Bosco, Roberta, "El triunfo del lienzo", El País, 13/V/2007.
Esparza, Ramón, "Planes futuros. Arte español de los 2000", El Cultural, 11/X/2007.
Navarro, Mariano, "Circuitos, la manía de la introversión", El Cultural, 22/XII/2005.
Pantoja, Javier, "ARCO o el vértigo del arte", 21/II/2005.



1. What made you choose art as a profession? 
Above all, the freedom to create and because it’s where I fit in best. 

2. How would you define your work? 
Eclectic, disparate, changing, evolving, synthetic, experimental, inquisitive, restless, fluid… 

3. What subjects are you interested in? 
I’m interested in many different kinds of relationships and ties between people and, by extension, between societies at different levels: emotional, political, existential… 

4. What resources – formal or otherwise – do you use in your work? 
I try to use the most appropriate resources for each idea. I like to take risks and learn something with each project. 

5. What relationship does your work have with reality? What are your raw materials? 
My work is based on reality and distorts it slightly. My raw material is questions or ‘areas of vibration’ where I want to dig deeper. My pieces end up being tools for understanding abstract questions (which don’t teach anything specific). 

6. What, according to you, is the point of art? 
It’s not so much that art has a point for me; it’s that I need it. In general, it’s as useful as music, film, literature… It creates new ties between thoughts and develops feelings. 

7. How do you hope the public will receive your work? What audience are you aiming at? 
I don’t expect anything in particular, but interesting conversations can often arise. I’m aiming at anyone and everyone who’s interested. Interest can come in many different forms.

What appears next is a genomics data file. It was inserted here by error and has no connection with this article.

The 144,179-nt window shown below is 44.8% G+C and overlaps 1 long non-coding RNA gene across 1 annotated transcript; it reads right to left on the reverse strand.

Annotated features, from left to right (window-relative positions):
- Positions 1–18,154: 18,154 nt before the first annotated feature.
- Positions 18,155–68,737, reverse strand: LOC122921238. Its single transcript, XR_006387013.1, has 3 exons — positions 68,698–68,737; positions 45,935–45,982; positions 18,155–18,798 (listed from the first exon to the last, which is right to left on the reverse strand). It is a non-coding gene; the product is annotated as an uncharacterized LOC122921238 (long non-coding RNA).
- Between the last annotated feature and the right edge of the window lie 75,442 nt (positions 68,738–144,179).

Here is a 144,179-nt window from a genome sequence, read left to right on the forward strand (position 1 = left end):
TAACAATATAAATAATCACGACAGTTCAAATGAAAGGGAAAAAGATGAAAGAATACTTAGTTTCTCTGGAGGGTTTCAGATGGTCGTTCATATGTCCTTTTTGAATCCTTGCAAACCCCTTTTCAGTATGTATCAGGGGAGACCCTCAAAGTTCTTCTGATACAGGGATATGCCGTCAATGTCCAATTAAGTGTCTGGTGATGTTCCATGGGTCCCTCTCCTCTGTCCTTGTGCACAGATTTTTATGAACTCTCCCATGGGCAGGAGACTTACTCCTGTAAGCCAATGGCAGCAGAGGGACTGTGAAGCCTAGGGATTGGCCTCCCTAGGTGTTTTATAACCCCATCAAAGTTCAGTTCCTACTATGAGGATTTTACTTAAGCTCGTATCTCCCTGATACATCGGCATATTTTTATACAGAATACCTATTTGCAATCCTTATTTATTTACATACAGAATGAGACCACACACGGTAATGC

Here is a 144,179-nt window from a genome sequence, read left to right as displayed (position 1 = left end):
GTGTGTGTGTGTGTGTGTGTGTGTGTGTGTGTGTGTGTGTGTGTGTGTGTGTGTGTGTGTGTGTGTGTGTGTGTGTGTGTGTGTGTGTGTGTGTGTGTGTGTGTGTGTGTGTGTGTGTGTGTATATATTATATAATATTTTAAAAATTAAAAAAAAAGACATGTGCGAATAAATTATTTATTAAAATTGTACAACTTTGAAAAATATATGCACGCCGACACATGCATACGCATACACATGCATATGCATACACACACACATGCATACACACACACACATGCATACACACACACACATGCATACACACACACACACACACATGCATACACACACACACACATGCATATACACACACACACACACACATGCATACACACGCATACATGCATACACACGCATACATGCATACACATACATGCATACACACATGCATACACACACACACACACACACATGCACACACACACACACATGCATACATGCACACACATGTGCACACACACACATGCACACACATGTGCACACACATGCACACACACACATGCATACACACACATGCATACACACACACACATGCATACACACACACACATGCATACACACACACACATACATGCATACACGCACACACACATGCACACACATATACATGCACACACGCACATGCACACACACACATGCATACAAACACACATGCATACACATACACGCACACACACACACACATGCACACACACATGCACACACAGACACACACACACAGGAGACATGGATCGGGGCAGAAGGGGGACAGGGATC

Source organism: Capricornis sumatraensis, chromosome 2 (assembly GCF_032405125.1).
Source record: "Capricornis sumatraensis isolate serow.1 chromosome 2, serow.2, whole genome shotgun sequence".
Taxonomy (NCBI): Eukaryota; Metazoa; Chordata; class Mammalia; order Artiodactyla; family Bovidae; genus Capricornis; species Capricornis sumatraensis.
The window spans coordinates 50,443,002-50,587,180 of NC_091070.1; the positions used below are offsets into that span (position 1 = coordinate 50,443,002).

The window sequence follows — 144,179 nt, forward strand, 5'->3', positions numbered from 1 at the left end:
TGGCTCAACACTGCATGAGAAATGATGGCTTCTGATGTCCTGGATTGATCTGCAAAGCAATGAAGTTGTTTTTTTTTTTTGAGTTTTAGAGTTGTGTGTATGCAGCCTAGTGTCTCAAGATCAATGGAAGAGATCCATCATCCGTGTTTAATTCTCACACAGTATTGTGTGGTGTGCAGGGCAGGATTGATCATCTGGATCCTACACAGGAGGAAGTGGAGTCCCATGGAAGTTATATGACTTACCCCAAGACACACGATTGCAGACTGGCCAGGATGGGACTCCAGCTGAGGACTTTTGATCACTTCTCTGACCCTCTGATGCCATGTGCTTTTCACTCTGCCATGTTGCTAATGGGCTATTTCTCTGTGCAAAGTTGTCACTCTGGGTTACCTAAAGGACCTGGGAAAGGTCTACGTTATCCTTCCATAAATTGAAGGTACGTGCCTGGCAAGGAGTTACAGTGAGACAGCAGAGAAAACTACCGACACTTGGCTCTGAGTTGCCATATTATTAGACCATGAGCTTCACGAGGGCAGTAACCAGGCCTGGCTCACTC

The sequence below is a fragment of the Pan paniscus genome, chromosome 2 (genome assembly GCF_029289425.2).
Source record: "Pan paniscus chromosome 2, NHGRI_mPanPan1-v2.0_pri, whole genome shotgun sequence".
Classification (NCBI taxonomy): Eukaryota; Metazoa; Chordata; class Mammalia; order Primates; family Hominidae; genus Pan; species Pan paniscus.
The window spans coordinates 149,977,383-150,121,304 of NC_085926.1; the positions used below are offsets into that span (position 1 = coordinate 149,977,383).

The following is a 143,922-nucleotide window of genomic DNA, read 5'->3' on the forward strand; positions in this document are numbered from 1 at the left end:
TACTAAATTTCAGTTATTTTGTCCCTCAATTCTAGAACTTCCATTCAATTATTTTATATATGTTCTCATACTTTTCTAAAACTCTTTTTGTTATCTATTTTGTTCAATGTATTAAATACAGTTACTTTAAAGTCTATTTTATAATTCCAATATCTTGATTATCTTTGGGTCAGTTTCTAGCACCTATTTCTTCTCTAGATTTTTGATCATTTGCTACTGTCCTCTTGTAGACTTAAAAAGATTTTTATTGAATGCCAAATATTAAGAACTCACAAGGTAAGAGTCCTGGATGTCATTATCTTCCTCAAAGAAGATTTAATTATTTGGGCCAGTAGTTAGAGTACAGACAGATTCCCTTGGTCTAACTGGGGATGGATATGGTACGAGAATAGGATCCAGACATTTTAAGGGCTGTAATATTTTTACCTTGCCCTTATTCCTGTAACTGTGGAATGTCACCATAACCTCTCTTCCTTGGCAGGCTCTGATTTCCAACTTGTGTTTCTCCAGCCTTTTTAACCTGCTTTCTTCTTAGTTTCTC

8. What qualifications have you got? What do you value most from your time in education?
I’ve got a Bachelor’s Degree and a Master’s Degree. Without a doubt, what I value most is having tutorials from acclaimed active artists from many different areas. I also value sharing a work space with other students, seeing them work and being able to think with them. 

9. How would you define your current professional situation? And in the future? 
Unfortunately, the gallery I was working with closed over a year ago; it’s a shame because I had a great creative relationship with them. So I decided to learn how to go it alone as an independent artist, which is turning out to be very interesting. In the near future I’ll be starting to work with galleries in Germany and Belgium. 

10. Many artists say it’s difficult to make a living from their work; how do economic considerations affect you when it comes to work? Do you think this has a bearing on your work?
I’ve often had to get a part-time job, which was easier in London. In my work, a lack of money is not necessarily a determining factor; there are always solutions and it certainly sharpens your wits. However, it can slow down production on certain projects. For me it just means more stress. 

11. What do you look for or expect from your relationship with promoters and curators? What advantages and difficulties have you found with these relationships? 
They’re always interesting exchanges, with all the advantages that come with working in a team. I’ve only had the odd difficulty with promoters from outside the trade. 

12. What do you think sets the arts scene in Madrid apart from elsewhere? What would you say are its pluses and minuses? 
I think that’s asking a lot: the differences between one place and another are related to training centres, production centres, exhibition centres, the level of movement in the market, grants, the price of space… On the plus side, the city has gone through major changes in recent years. On the down side, the Fine Art School at the Universidad Complutense: its entire structure, the fact that the lecturers aren’t necessarily active artists and they hold their positions for life. These factors produce a school that lacks an active, modern approach. There’s also a need for a production centre like Hangar in Barcelona or Arteleku in San Sebastián to produce pieces regularly with the necessary means, with or without institutional backing. This would help boost creativity and dialogue. You can learn a lot by talking to other creators, but far more by seeing them at work.